Motivation of firms for foreign direct investments - a critical review - Dissertation Example

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Foreign Direct Investment Table of Contents Foreign Direct Investment 1 Table of Contents 2 Introduction 3 Foreign Direct Investment 4 Different Types of Foreign Direct Investment 5 Importance of FDI for the firms 7 The Different Types of Motivation for FDI: The Development of Global Value Chains 10 Conclusion 13 Reference 15 Introduction In the 1990s, Foreign Direct Investment happened to the developing countries and gradually had become the one of the most significant sources of financing…
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Motivation of firms for foreign direct investments - a critical review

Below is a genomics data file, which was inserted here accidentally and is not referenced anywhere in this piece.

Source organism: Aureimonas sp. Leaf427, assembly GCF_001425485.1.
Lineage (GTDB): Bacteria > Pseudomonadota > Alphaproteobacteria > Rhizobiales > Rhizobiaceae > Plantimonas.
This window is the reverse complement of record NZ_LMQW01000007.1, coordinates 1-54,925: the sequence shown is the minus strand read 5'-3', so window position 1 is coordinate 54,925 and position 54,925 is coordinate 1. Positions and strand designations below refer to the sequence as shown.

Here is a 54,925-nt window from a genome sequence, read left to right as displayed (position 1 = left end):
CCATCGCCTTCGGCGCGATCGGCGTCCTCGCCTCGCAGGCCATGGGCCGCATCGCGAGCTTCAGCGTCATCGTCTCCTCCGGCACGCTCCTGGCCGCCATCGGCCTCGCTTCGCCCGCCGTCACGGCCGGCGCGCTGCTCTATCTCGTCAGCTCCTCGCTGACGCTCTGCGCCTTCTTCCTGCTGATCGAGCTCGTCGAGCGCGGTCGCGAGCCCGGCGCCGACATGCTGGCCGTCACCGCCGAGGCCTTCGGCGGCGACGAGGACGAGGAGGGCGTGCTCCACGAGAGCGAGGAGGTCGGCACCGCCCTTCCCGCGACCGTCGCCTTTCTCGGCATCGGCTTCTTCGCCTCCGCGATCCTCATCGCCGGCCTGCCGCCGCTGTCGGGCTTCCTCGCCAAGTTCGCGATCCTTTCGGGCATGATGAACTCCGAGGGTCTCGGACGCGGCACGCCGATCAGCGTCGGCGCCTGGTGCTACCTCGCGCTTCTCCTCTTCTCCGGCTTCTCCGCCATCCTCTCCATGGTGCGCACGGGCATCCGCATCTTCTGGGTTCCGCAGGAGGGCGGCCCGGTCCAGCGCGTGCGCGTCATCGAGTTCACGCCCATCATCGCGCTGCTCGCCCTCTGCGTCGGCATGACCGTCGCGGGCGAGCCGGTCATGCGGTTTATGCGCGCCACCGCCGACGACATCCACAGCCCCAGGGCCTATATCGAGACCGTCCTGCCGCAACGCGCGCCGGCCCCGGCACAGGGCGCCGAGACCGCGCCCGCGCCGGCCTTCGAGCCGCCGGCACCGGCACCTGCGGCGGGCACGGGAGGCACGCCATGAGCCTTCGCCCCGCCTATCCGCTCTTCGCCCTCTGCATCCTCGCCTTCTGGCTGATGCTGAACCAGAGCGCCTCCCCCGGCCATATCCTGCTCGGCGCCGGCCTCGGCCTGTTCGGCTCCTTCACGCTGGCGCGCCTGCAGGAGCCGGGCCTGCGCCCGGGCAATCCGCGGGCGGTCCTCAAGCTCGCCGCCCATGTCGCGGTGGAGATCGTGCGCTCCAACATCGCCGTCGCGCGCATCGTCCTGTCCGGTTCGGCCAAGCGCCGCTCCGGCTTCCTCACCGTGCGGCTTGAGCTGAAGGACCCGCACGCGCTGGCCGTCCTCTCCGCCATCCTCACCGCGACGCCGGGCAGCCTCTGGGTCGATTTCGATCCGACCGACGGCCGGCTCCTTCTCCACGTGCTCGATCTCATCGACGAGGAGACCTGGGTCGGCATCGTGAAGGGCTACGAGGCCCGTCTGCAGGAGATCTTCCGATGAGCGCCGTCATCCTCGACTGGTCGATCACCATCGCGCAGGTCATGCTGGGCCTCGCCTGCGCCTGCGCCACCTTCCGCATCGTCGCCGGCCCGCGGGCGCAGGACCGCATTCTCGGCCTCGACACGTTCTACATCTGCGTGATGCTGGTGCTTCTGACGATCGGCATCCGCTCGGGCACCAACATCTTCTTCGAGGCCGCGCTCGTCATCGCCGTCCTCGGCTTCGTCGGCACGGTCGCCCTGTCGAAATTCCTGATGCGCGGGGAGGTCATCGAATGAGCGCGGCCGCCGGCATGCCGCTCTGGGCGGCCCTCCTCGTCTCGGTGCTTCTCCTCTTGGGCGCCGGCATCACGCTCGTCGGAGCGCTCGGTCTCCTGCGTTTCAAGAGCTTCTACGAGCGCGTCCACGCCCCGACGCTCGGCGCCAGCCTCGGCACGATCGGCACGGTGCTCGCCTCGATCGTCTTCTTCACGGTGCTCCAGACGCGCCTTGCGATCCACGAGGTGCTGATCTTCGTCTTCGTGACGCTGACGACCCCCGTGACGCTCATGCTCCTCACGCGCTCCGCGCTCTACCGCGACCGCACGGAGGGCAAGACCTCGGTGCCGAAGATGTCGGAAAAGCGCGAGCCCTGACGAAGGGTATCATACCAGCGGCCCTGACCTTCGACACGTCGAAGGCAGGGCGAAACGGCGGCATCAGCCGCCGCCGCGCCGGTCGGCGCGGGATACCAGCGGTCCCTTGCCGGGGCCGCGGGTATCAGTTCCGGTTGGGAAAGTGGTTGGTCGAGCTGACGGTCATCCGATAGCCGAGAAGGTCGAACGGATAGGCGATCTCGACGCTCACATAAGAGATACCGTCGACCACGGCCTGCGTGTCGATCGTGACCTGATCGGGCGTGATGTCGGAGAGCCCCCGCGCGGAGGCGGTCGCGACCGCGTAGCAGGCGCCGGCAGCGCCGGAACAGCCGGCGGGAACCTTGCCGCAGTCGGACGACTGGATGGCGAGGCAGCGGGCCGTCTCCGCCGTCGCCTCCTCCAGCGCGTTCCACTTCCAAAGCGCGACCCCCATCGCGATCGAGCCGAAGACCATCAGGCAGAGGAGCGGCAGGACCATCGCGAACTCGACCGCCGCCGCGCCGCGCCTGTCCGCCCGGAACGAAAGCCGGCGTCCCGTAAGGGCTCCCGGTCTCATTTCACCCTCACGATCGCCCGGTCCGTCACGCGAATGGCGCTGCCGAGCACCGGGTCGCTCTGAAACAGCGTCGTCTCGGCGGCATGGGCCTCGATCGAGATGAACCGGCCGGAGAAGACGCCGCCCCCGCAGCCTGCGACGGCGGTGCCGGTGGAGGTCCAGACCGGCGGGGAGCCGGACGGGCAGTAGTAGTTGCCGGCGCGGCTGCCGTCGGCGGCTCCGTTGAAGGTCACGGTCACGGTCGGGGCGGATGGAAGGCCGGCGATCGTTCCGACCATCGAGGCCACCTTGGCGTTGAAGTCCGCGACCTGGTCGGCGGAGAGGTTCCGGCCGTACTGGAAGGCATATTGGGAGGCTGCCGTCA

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Download file to see previous pages The 1990s had witnessed a dramatic growth in the foreign direct investments to the developing countries. In the late 1980s, the net direct investment flows to the countries amounted from the 0.5 percent of their overall GDP to more than 2.5 percent in the year 2000-2001. The dramatic growth in FDI was particularly experienced in Latin America (Calderon, Loayza & Serven, “Introduction”). After 1994, with the steep decline in other private external flows, the significance of foreign direct investment has increased as the significant source of external financing to the developing world. Over the last few decades, the outsourcing from the foreign countries has become a significant strategic issue. This has been in the wake of increasing recognition of the benefits, provided by the effective outsourcing and international product strategies. In the quest for greater efficiency and cost savings, a number of companies have decided to source parts and components at a reduced cost from the suppliers across the globe. Hence, the importance of FDI has increased with the passing days. This report is an effort to look into the foreign direct investment from both the perspectives of domestic and foreign countries. There can be several benefits which can lead a host country to welcome the foreign direct investments while there are number motivations behind such decisions of the investing firms. All these have been discussed to have a more detailed look at the foreign direct investments taking reference from several articles and books, as well as the online resources. At the end, a conclusion has been inferred from the discussion carried out in different segments. Foreign Direct Investment Foreign Direct Investment is a form of investment which earns interest in the enterprises, functioning outside of the domestic territory of the investors. The foreign direct investment requires a business relationship between the parent company and its subsidiaries (EconomyWatch, “Types of Foreign Direct Investment: An Overview”). The term ‘Foreign Direct Investment’ can be defined in several ways. “Foreign Direct Investment (FDI) is the process whereby residents of one country (the source country) acquire ownership of assets for the purpose of controlling the production, distribution and other activities of a firm in another country (the host country)” (Moosa, p.1). According to International Monetary Fund’s Balance of Payments Manual, foreign direct investment is made to acquire an interest in any organisation, operating in a foreign economy; in this case, the investor aims to have to an effective voice in the organisation management. Back in the year 1999, the United Nations World Investment Report has defined FDI as an investment which involves a long term relationship and reflects a long-term interest and control of an entity in an organisation, in any foreign country. While compared to various forms of international investment, the distinctive feature of FDI is that it enables the investor to have control over management policy and decisions of the organisation in the foreign country. A number of researchers have argued that the element of control has provided ...Download file to see next pagesRead More
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